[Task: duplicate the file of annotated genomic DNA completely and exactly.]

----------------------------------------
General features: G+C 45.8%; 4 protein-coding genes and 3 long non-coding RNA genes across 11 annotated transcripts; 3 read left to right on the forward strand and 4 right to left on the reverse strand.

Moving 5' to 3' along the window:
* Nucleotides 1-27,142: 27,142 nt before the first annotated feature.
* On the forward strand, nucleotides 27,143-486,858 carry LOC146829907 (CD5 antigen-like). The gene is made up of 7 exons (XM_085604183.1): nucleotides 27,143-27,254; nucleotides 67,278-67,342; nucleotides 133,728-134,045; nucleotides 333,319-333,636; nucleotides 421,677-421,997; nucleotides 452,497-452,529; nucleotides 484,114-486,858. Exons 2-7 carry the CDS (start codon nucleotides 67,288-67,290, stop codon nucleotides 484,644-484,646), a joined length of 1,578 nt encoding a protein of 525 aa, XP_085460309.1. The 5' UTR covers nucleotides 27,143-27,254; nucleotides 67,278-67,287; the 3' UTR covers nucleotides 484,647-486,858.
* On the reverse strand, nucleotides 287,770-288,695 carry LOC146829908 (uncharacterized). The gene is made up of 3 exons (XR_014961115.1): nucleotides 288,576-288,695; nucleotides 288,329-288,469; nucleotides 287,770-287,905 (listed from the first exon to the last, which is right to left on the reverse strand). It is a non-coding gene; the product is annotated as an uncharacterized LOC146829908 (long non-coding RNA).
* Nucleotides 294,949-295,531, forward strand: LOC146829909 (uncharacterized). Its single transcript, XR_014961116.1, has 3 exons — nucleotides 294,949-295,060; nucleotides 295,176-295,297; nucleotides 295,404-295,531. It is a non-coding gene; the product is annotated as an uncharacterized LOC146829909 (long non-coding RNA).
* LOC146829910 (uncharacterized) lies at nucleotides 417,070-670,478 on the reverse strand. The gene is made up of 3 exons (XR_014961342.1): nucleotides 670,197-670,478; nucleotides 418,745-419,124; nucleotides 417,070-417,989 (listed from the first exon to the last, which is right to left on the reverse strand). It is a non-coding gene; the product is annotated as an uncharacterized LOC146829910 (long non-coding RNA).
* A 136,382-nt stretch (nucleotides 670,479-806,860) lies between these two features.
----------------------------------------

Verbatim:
General features: G+C 45.8%; 4 protein-coding genes and 3 long non-coding RNA genes across 11 annotated transcripts; 3 read left to right on the forward strand and 4 right to left on the reverse strand.

Moving 5' to 3' along the window:
* Nucleotides 1-27,142: 27,142 nt before the first annotated feature.
* On the forward strand, nucleotides 27,143-486,858 carry LOC146829907 (CD5 antigen-like). The gene is made up of 7 exons (XM_085604183.1): nucleotides 27,143-27,254; nucleotides 67,278-67,342; nucleotides 133,728-134,045; nucleotides 333,319-333,636; nucleotides 421,677-421,997; nucleotides 452,497-452,529; nucleotides 484,114-486,858. Exons 2-7 carry the CDS (start codon nucleotides 67,288-67,290, stop codon nucleotides 484,644-484,646), a joined length of 1,578 nt encoding a protein of 525 aa, XP_085460309.1. The 5' UTR covers nucleotides 27,143-27,254; nucleotides 67,278-67,287; the 3' UTR covers nucleotides 484,647-486,858.
* On the reverse strand, nucleotides 287,770-288,695 carry LOC146829908 (uncharacterized). The gene is made up of 3 exons (XR_014961115.1): nucleotides 288,576-288,695; nucleotides 288,329-288,469; nucleotides 287,770-287,905 (listed from the first exon to the last, which is right to left on the reverse strand). It is a non-coding gene; the product is annotated as an uncharacterized LOC146829908 (long non-coding RNA).
* Nucleotides 294,949-295,531, forward strand: LOC146829909 (uncharacterized). Its single transcript, XR_014961116.1, has 3 exons — nucleotides 294,949-295,060; nucleotides 295,176-295,297; nucleotides 295,404-295,531. It is a non-coding gene; the product is annotated as an uncharacterized LOC146829909 (long non-coding RNA).
* LOC146829910 (uncharacterized) lies at nucleotides 417,070-670,478 on the reverse strand. The gene is made up of 3 exons (XR_014961342.1): nucleotides 670,197-670,478; nucleotides 418,745-419,124; nucleotides 417,070-417,989 (listed from the first exon to the last, which is right to left on the reverse strand). It is a non-coding gene; the product is annotated as an uncharacterized LOC146829910 (long non-coding RNA).
* A 136,382-nt stretch (nucleotides 670,479-806,860) lies between these two features.